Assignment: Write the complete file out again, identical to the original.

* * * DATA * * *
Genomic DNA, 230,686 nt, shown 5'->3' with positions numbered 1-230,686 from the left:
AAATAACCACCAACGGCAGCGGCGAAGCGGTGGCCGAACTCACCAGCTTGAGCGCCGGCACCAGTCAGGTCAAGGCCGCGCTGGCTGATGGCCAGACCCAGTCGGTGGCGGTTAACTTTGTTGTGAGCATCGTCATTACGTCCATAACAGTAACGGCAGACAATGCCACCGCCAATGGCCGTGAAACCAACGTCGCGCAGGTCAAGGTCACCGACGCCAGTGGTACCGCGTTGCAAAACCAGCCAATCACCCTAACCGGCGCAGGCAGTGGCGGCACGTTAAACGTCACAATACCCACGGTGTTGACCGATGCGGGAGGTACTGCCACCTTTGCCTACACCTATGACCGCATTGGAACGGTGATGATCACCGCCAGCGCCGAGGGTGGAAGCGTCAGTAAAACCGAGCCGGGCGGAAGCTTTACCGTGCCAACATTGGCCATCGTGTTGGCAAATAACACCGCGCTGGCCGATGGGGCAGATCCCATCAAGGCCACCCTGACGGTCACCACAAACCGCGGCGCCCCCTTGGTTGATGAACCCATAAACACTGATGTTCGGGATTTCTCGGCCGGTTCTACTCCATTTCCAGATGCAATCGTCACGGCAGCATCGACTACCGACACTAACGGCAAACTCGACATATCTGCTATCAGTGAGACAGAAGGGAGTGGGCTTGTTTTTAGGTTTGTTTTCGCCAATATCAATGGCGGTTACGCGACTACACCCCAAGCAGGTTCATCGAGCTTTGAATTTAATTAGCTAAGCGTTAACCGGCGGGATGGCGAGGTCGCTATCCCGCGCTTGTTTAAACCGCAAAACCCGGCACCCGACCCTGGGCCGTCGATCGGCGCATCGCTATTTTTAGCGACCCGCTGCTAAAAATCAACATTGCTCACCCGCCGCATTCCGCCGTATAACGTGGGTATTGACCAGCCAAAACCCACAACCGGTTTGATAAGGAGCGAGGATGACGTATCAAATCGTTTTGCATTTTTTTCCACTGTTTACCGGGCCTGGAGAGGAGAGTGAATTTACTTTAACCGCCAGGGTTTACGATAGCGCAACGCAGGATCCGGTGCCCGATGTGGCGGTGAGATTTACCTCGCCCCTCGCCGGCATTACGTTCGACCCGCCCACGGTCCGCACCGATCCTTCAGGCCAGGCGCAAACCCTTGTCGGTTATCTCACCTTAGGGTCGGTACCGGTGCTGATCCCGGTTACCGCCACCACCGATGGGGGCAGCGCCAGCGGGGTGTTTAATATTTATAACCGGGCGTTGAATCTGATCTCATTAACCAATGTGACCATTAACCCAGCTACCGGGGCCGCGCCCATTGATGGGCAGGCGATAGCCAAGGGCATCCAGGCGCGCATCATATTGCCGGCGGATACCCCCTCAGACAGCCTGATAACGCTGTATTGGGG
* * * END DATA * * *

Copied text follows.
Genomic DNA, 230,686 nt, shown 5'->3' with positions numbered 1-230,686 from the left:
AAATAACCACCAACGGCAGCGGCGAAGCGGTGGCCGAACTCACCAGCTTGAGCGCCGGCACCAGTCAGGTCAAGGCCGCGCTGGCTGATGGCCAGACCCAGTCGGTGGCGGTTAACTTTGTTGTGAGCATCGTCATTACGTCCATAACAGTAACGGCAGACAATGCCACCGCCAATGGCCGTGAAACCAACGTCGCGCAGGTCAAGGTCACCGACGCCAGTGGTACCGCGTTGCAAAACCAGCCAATCACCCTAACCGGCGCAGGCAGTGGCGGCACGTTAAACGTCACAATACCCACGGTGTTGACCGATGCGGGAGGTACTGCCACCTTTGCCTACACCTATGACCGCATTGGAACGGTGATGATCACCGCCAGCGCCGAGGGTGGAAGCGTCAGTAAAACCGAGCCGGGCGGAAGCTTTACCGTGCCAACATTGGCCATCGTGTTGGCAAATAACACCGCGCTGGCCGATGGGGCAGATCCCATCAAGGCCACCCTGACGGTCACCACAAACCGCGGCGCCCCCTTGGTTGATGAACCCATAAACACTGATGTTCGGGATTTCTCGGCCGGTTCTACTCCATTTCCAGATGCAATCGTCACGGCAGCATCGACTACCGACACTAACGGCAAACTCGACATATCTGCTATCAGTGAGACAGAAGGGAGTGGGCTTGTTTTTAGGTTTGTTTTCGCCAATATCAATGGCGGTTACGCGACTACACCCCAAGCAGGTTCATCGAGCTTTGAATTTAATTAGCTAAGCGTTAACCGGCGGGATGGCGAGGTCGCTATCCCGCGCTTGTTTAAACCGCAAAACCCGGCACCCGACCCTGGGCCGTCGATCGGCGCATCGCTATTTTTAGCGACCCGCTGCTAAAAATCAACATTGCTCACCCGCCGCATTCCGCCGTATAACGTGGGTATTGACCAGCCAAAACCCACAACCGGTTTGATAAGGAGCGAGGATGACGTATCAAATCGTTTTGCATTTTTTTCCACTGTTTACCGGGCCTGGAGAGGAGAGTGAATTTACTTTAACCGCCAGGGTTTACGATAGCGCAACGCAGGATCCGGTGCCCGATGTGGCGGTGAGATTTACCTCGCCCCTCGCCGGCATTACGTTCGACCCGCCCACGGTCCGCACCGATCCTTCAGGCCAGGCGCAAACCCTTGTCGGTTATCTCACCTTAGGGTCGGTACCGGTGCTGATCCCGGTTACCGCCACCACCGATGGGGGCAGCGCCAGCGGGGTGTTTAATATTTATAACCGGGCGTTGAATCTGATCTCATTAACCAATGTGACCATTAACCCAGCTACCGGGGCCGCGCCCATTGATGGGCAGGCGATAGCCAAGGGCATCCAGGCGCGCATCATATTGCCGGCGGATACCCCCTCAGACAGCCTGATAACGCTGTATTGGGG